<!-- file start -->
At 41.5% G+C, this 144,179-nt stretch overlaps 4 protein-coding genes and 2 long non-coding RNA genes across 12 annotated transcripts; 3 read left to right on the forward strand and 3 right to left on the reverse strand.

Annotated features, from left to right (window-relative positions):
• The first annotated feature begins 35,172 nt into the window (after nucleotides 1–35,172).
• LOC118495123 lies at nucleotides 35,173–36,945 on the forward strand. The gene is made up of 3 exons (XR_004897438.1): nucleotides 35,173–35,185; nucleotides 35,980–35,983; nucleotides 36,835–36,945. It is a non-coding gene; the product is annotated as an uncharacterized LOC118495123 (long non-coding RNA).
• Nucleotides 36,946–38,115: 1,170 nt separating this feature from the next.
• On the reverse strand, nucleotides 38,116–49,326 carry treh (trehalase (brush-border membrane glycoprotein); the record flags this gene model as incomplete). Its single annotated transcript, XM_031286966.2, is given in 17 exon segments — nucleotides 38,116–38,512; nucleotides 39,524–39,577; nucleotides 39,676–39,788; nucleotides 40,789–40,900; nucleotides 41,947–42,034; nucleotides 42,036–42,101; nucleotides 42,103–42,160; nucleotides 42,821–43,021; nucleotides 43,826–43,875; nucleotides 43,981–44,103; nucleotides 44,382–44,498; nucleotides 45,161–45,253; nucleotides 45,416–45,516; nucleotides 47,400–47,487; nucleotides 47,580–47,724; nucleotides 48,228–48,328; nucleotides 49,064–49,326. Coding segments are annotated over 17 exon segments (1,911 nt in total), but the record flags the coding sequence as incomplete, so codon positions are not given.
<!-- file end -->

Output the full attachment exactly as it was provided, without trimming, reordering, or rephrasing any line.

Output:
At 41.5% G+C, this 144,179-nt stretch overlaps 4 protein-coding genes and 2 long non-coding RNA genes across 12 annotated transcripts; 3 read left to right on the forward strand and 3 right to left on the reverse strand.

Annotated features, from left to right (window-relative positions):
• The first annotated feature begins 35,172 nt into the window (after nucleotides 1–35,172).
• LOC118495123 lies at nucleotides 35,173–36,945 on the forward strand. The gene is made up of 3 exons (XR_004897438.1): nucleotides 35,173–35,185; nucleotides 35,980–35,983; nucleotides 36,835–36,945. It is a non-coding gene; the product is annotated as an uncharacterized LOC118495123 (long non-coding RNA).
• Nucleotides 36,946–38,115: 1,170 nt separating this feature from the next.
• On the reverse strand, nucleotides 38,116–49,326 carry treh (trehalase (brush-border membrane glycoprotein); the record flags this gene model as incomplete). Its single annotated transcript, XM_031286966.2, is given in 17 exon segments — nucleotides 38,116–38,512; nucleotides 39,524–39,577; nucleotides 39,676–39,788; nucleotides 40,789–40,900; nucleotides 41,947–42,034; nucleotides 42,036–42,101; nucleotides 42,103–42,160; nucleotides 42,821–43,021; nucleotides 43,826–43,875; nucleotides 43,981–44,103; nucleotides 44,382–44,498; nucleotides 45,161–45,253; nucleotides 45,416–45,516; nucleotides 47,400–47,487; nucleotides 47,580–47,724; nucleotides 48,228–48,328; nucleotides 49,064–49,326. Coding segments are annotated over 17 exon segments (1,911 nt in total), but the record flags the coding sequence as incomplete, so codon positions are not given.